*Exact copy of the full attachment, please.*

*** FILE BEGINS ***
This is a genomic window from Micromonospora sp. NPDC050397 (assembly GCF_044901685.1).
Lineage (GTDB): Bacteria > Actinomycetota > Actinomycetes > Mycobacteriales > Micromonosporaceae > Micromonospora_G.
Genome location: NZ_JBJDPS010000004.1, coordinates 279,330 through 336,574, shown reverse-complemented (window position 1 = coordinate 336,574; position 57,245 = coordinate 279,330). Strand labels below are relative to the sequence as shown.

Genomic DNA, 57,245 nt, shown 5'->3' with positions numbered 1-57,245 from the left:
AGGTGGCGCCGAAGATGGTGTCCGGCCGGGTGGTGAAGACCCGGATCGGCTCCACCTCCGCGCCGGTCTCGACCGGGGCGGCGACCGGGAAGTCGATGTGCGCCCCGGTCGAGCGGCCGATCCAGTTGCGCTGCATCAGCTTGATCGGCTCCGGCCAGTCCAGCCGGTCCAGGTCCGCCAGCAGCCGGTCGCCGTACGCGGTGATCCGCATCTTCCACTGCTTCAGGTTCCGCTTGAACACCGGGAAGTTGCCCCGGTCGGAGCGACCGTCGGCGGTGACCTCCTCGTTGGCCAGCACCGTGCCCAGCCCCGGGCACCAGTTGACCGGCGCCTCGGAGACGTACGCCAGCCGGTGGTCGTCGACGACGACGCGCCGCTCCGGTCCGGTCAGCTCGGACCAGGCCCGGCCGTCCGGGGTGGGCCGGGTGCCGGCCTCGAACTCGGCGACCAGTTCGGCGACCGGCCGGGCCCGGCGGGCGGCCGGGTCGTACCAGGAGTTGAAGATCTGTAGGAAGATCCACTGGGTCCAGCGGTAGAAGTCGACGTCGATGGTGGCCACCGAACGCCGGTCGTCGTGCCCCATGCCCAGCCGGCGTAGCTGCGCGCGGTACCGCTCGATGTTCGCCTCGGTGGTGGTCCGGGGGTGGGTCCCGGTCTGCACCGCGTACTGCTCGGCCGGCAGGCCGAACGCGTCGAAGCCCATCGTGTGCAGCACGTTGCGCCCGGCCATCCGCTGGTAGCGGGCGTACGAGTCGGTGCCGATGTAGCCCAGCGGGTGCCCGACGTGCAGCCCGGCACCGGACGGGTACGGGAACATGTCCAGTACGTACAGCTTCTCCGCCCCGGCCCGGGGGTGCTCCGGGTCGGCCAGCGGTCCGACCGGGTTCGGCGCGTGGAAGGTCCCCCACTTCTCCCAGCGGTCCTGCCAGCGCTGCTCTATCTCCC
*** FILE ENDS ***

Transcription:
This is a genomic window from Micromonospora sp. NPDC050397 (assembly GCF_044901685.1).
Lineage (GTDB): Bacteria > Actinomycetota > Actinomycetes > Mycobacteriales > Micromonosporaceae > Micromonospora_G.
Genome location: NZ_JBJDPS010000004.1, coordinates 279,330 through 336,574, shown reverse-complemented (window position 1 = coordinate 336,574; position 57,245 = coordinate 279,330). Strand labels below are relative to the sequence as shown.

Genomic DNA, 57,245 nt, shown 5'->3' with positions numbered 1-57,245 from the left:
AGGTGGCGCCGAAGATGGTGTCCGGCCGGGTGGTGAAGACCCGGATCGGCTCCACCTCCGCGCCGGTCTCGACCGGGGCGGCGACCGGGAAGTCGATGTGCGCCCCGGTCGAGCGGCCGATCCAGTTGCGCTGCATCAGCTTGATCGGCTCCGGCCAGTCCAGCCGGTCCAGGTCCGCCAGCAGCCGGTCGCCGTACGCGGTGATCCGCATCTTCCACTGCTTCAGGTTCCGCTTGAACACCGGGAAGTTGCCCCGGTCGGAGCGACCGTCGGCGGTGACCTCCTCGTTGGCCAGCACCGTGCCCAGCCCCGGGCACCAGTTGACCGGCGCCTCGGAGACGTACGCCAGCCGGTGGTCGTCGACGACGACGCGCCGCTCCGGTCCGGTCAGCTCGGACCAGGCCCGGCCGTCCGGGGTGGGCCGGGTGCCGGCCTCGAACTCGGCGACCAGTTCGGCGACCGGCCGGGCCCGGCGGGCGGCCGGGTCGTACCAGGAGTTGAAGATCTGTAGGAAGATCCACTGGGTCCAGCGGTAGAAGTCGACGTCGATGGTGGCCACCGAACGCCGGTCGTCGTGCCCCATGCCCAGCCGGCGTAGCTGCGCGCGGTACCGCTCGATGTTCGCCTCGGTGGTGGTCCGGGGGTGGGTCCCGGTCTGCACCGCGTACTGCTCGGCCGGCAGGCCGAACGCGTCGAAGCCCATCGTGTGCAGCACGTTGCGCCCGGCCATCCGCTGGTAGCGGGCGTACGAGTCGGTGCCGATGTAGCCCAGCGGGTGCCCGACGTGCAGCCCGGCACCGGACGGGTACGGGAACATGTCCAGTACGTACAGCTTCTCCGCCCCGGCCCGGGGGTGCTCCGGGTCGGCCAGCGGTCCGACCGGGTTCGGCGCGTGGAAGGTCCCCCACTTCTCCCAGCGGTCCTGCCAGCGCTGCTCTATCTCCC